Individual monkeys’ baseline fluid requirements vary based on gender, body weight, social ranking, health
condition, and individual preferences, assuming similar environment and age. Changes to the environment
can also affect fluid requirements. Upon return to ad lib fluid intake, some animals may overhydrate and
cause electrolyte disturbances such as hyponatremia, which can be life threatening. Monkeys can also
experience uncomfortable bloat due to consuming increased quantities of food when fluid restriction is lifted.
Monkeys who were not being used in tests for more than five days, were given “at least” 50 ml/kg/day of
water. It is unclear how much “at least” means, but to recover hydration status and prevent thirst they should
be given at least 80 ml/kg/day, so fluid restriction continued even on days when monkeys did not participate
in the experiments in which they worked for drops of fruit juice.
Effects of fluid restriction on study quality
Because of the varying effects of fluid restriction on monkey behavior and health, the results of this
experiment may be compromised by this practice. Purposefully denying monkeys sufficient water changes
their behavior during testing in ways that are unrelated to the experimental goals, by having a variety of
effects on how hard they will work for the reward. For example, during periods of experimental fluid
restriction, monkeys will work harder and longer for rewards on days when they are thirstier. Hydration
status can be influenced by factors other than just fluid deprivation, including intake of food, environmental
conditions or changes, social interactions, and health status on any given day. As the experiment progresses
and fluid restriction continues, the actual and perceived value of the reward (which in reality is a basic need
of the monkey) is likely to increase, meaning that during longer periods of fluid restriction, monkeys may
increase their response rate out of desperation, potentially influencing the accuracy of their responses.
Additionally, monkeys on fluid restriction may elect to perform the task only to the level at which they are
able to maintain osmolality and sate thirst,3 even though they may be capable of continuing the task, and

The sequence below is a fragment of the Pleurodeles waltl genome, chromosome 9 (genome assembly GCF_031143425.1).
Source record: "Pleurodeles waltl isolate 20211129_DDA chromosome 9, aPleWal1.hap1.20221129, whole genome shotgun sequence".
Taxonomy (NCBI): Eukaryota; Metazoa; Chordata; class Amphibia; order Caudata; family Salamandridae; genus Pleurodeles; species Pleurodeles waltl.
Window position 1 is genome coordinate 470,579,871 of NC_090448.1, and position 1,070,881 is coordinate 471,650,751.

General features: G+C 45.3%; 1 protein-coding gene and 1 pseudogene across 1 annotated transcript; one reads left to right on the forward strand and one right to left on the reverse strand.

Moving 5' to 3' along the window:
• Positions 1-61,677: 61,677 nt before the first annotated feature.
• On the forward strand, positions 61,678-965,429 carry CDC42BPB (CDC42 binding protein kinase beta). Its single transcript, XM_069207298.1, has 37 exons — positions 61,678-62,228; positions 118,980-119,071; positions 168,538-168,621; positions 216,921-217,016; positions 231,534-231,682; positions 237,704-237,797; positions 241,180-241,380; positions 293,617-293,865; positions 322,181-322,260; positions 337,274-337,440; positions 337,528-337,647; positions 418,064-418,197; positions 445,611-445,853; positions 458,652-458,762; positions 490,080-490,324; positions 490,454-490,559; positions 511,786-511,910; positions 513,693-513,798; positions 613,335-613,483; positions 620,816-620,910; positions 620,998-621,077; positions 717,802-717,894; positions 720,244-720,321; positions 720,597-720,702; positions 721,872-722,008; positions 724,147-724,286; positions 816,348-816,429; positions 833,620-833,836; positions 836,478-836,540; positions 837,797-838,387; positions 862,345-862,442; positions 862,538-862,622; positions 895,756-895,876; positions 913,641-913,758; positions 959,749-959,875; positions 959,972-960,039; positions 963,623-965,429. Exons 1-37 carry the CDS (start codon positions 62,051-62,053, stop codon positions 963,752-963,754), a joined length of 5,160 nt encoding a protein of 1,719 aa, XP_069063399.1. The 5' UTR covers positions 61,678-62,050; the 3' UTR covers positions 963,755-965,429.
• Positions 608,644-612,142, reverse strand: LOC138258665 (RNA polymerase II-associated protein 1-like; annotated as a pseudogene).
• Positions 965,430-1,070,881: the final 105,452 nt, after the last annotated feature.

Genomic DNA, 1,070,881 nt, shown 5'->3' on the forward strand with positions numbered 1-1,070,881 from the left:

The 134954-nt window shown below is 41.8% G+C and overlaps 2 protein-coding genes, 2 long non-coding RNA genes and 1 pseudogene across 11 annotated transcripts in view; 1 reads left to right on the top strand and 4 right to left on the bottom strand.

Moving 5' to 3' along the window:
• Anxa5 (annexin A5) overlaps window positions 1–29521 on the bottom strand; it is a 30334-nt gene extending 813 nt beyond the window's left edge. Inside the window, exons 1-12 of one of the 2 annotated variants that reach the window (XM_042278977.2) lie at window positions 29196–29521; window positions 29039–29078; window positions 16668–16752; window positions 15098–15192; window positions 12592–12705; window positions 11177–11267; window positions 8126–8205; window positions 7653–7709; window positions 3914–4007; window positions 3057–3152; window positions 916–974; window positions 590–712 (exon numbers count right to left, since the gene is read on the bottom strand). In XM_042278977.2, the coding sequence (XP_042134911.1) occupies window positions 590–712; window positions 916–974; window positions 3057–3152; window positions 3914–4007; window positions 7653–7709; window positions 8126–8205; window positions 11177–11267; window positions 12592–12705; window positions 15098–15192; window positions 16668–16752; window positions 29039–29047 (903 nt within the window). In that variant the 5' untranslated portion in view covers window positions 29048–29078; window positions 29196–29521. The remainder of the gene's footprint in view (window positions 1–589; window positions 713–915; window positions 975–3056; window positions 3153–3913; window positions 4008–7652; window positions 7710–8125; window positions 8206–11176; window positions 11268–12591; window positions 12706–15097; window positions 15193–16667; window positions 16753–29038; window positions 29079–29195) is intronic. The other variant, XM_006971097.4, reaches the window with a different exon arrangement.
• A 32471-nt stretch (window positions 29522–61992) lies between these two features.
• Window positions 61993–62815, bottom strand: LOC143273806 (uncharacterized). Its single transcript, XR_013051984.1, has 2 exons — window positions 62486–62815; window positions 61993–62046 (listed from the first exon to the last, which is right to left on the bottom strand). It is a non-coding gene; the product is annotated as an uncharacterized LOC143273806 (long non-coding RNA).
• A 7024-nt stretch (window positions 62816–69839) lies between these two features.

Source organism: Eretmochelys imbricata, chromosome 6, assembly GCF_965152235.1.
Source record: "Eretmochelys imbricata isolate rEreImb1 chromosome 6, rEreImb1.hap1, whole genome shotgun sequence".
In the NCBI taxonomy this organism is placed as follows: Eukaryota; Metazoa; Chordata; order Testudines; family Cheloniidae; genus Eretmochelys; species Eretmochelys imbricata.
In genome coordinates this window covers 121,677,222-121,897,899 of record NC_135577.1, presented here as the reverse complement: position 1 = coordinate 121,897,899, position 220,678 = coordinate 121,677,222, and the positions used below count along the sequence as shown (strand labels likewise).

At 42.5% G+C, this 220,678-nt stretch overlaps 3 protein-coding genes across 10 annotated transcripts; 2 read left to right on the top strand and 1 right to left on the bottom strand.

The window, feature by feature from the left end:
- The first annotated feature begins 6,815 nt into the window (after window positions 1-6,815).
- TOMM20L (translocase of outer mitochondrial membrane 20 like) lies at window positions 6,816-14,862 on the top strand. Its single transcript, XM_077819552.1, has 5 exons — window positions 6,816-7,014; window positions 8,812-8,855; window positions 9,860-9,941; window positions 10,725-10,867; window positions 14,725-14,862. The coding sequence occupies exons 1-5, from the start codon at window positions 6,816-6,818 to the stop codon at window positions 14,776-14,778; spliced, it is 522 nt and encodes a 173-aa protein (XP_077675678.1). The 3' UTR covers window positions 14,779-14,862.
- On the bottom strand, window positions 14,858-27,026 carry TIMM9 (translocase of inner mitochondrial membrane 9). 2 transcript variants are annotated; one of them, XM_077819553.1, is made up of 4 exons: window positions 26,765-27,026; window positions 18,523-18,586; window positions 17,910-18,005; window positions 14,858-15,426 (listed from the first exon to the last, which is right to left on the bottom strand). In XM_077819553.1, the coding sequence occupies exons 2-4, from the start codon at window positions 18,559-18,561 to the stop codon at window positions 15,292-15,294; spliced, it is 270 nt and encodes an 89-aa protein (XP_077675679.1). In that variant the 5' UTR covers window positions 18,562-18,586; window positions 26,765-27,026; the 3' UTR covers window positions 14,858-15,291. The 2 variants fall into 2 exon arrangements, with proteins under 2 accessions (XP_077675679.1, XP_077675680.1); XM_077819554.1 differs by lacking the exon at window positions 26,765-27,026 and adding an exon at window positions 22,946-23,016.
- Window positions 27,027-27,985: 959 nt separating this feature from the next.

thus, satiety is an important factor that is not considered. Individual preferences also affect how a task is
performed when fluid is restricted. Some monkeys will work harder for juice than others, simply because of
personal preference, and those that don’t work as hard may get more dehydrated. Data may be easily
misinterpreted when these variables are not taken into account, and experimenters may not be measuring the
outcomes they think they are measuring.

Association of Primate Veterinarians. Guidelines for use of fluid regulation for nonhuman primates in biomedical
research. Available at https://www.nal.usda.gov/awic/food-and-water-deprivation
Yamada H, Louie K, Glimcher PW. (2010) Controlled water intake: A method for objectively evaluating thirst and
hydration state in monkeys by the measurement of blood osmolality. J Neurosci Methods 191(1): 83-39.
The experience of thirst is universally undesirable. Behavioral protocols using fluid restriction in an effort to
motivate animals to work exploit this reality. The animals are working precisely to avoid or rid themselves
of this aversive state. In particular, “[p]rolonged unrelieved thirst is an animal welfare issue; the continuing
failure of an animal to meet its water requirements, despite directing its behaviour toward finding water, can
be seen as a chronic stressor.”4 In fact, fluid restriction protocols have been rejected by IACUCs on grounds
that such deprivation would cause “unjustifiable mental suffering,” that the experiment under investigation